: Farewell.

TheGreatEvilKing summary posted:

: What's up, homie?

: I guess we act as though that thing with Tybir never happened, despite that being kind of a major characterization moment. I still have that plot device, you got anything cool?

: I can give you an inconsequential amount of money, or subject you to a meandering and incoherent tale about trolleys.

: Just give me the trolleys, I guess.

So we have three Merecasters - the Circulating Merecaster I got in the Necropolis and never used, the Fluctuating Merecaster that Mazzof dropped, and the Ovoid Merecaster we got from Dracogen.

Despite these all having their own portraits in the inventory, the game feels the need to describe them in text. It's like some gorgeous yet unattainable woman told the authors she would take one out to dinner if they spent enough words on imagery.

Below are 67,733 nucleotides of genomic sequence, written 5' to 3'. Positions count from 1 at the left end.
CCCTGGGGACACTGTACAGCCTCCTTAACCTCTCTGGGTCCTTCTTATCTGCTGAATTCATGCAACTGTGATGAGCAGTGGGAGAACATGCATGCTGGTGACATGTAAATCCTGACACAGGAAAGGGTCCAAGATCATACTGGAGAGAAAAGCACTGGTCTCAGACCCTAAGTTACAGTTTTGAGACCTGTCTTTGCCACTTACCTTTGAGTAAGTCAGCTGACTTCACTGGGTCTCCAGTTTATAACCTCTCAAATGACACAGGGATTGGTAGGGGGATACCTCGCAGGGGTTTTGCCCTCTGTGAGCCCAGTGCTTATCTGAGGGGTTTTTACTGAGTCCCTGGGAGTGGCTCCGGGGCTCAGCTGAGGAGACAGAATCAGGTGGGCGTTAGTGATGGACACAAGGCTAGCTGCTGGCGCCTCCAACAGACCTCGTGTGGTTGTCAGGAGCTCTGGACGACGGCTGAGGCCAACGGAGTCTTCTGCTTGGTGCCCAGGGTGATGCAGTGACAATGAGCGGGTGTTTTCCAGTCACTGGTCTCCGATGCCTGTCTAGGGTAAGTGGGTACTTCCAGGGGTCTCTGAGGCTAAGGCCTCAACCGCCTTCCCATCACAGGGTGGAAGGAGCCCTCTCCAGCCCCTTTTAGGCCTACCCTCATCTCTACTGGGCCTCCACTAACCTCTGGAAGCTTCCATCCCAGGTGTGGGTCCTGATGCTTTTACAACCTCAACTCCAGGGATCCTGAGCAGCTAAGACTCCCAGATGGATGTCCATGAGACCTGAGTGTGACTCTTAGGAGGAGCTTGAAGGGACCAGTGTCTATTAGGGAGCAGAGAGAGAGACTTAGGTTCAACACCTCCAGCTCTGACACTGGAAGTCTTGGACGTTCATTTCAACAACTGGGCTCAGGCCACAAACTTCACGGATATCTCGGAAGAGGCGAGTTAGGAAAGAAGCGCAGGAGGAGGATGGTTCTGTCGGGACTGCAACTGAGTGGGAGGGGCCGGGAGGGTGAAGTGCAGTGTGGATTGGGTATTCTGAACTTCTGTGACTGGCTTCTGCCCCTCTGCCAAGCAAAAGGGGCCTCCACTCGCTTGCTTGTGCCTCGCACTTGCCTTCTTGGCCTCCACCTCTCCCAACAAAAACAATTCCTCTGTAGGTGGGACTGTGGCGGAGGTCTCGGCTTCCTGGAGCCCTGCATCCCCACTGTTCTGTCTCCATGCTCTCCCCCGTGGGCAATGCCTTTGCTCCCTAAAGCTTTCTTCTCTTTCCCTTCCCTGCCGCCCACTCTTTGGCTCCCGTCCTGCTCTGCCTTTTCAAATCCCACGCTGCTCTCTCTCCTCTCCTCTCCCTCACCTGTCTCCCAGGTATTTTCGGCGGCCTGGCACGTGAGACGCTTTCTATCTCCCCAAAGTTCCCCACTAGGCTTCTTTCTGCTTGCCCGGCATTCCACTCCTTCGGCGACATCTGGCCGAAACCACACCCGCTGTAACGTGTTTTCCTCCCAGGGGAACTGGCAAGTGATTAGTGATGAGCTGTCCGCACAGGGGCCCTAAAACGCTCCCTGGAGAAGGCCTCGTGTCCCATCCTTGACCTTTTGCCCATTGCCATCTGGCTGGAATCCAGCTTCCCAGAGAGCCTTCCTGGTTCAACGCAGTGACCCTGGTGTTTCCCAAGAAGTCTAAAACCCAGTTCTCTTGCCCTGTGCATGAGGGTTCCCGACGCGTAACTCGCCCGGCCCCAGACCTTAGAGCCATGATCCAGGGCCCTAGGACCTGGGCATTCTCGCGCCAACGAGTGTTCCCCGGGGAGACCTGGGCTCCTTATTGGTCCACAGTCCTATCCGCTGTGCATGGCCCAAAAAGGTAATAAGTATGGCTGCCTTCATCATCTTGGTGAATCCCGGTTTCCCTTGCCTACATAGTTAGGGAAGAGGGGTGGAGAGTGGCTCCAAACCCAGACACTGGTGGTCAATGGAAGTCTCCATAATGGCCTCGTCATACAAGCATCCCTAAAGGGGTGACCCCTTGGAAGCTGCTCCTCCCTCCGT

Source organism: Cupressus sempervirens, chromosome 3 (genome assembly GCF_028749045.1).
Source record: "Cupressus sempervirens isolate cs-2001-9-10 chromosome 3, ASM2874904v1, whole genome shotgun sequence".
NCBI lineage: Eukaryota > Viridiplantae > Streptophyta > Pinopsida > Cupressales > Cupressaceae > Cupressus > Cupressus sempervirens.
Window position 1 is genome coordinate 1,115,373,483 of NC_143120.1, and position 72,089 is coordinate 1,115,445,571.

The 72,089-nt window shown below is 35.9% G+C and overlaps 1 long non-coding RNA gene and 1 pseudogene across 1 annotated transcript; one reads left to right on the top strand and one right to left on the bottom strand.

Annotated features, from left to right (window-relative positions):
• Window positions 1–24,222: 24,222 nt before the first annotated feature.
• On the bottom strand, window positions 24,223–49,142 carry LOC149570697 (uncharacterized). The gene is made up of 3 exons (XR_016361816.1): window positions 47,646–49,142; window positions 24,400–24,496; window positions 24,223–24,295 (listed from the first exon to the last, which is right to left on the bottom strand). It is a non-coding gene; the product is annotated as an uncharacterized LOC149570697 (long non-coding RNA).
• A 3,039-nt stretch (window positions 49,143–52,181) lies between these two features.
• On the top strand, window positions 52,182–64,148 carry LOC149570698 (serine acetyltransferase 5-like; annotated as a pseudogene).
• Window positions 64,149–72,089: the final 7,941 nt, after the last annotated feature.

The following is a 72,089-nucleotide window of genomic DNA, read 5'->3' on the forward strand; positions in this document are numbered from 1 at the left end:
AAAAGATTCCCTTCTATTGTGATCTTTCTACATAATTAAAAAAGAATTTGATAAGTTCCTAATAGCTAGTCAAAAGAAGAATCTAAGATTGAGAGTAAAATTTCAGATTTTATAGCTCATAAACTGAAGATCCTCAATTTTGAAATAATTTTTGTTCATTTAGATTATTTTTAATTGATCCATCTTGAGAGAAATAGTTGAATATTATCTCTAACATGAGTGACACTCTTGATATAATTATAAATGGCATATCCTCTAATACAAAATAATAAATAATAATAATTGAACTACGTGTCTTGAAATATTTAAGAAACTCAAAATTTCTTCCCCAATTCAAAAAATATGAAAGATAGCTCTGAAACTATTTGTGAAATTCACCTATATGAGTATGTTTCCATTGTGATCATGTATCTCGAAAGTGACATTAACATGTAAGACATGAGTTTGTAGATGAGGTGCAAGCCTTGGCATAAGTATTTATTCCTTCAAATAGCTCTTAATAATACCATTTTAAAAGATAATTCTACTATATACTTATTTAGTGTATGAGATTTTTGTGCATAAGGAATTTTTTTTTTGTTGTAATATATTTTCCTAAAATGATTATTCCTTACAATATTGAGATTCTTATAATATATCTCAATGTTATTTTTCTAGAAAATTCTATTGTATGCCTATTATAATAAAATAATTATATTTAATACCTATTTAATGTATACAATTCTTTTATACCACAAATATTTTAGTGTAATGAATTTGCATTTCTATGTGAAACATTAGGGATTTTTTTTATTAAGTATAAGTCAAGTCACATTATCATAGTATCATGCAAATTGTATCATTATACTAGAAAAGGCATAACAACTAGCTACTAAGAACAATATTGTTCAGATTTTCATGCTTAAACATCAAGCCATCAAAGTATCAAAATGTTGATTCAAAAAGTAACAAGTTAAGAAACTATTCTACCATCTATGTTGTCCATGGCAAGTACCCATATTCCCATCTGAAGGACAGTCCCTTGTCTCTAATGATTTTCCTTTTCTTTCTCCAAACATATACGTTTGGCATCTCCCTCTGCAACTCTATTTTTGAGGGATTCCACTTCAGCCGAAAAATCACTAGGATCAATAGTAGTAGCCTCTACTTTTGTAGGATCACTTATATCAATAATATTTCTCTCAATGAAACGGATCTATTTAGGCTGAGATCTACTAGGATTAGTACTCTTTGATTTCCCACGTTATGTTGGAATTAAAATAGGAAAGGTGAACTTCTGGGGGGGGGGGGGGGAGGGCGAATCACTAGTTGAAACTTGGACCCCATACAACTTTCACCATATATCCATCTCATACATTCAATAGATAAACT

Let's start with the Circulating Merecaster, shall we? Fair warning, these are all, once again, stories about trolleys. It still hasn't sunk in that maybe we actually need investment in these scenarios, and it all becomes once again weighing the abstract pain units. It's kind of amazing that for a game that proposes to explore all these scenarios the only framework they have is utilitarianism.

: [Raises Red, Blue Tides] Demand to know who they are.

So do we want to have sex with Cardogo? I'm asking because that is usually what it means when you feel a flush in your body upon seeing someone. The prose also says "armless" but he clearly has something in that sleeve.

: My condition? Roots? The Wind?

: What's wrong with your side, Cardogo?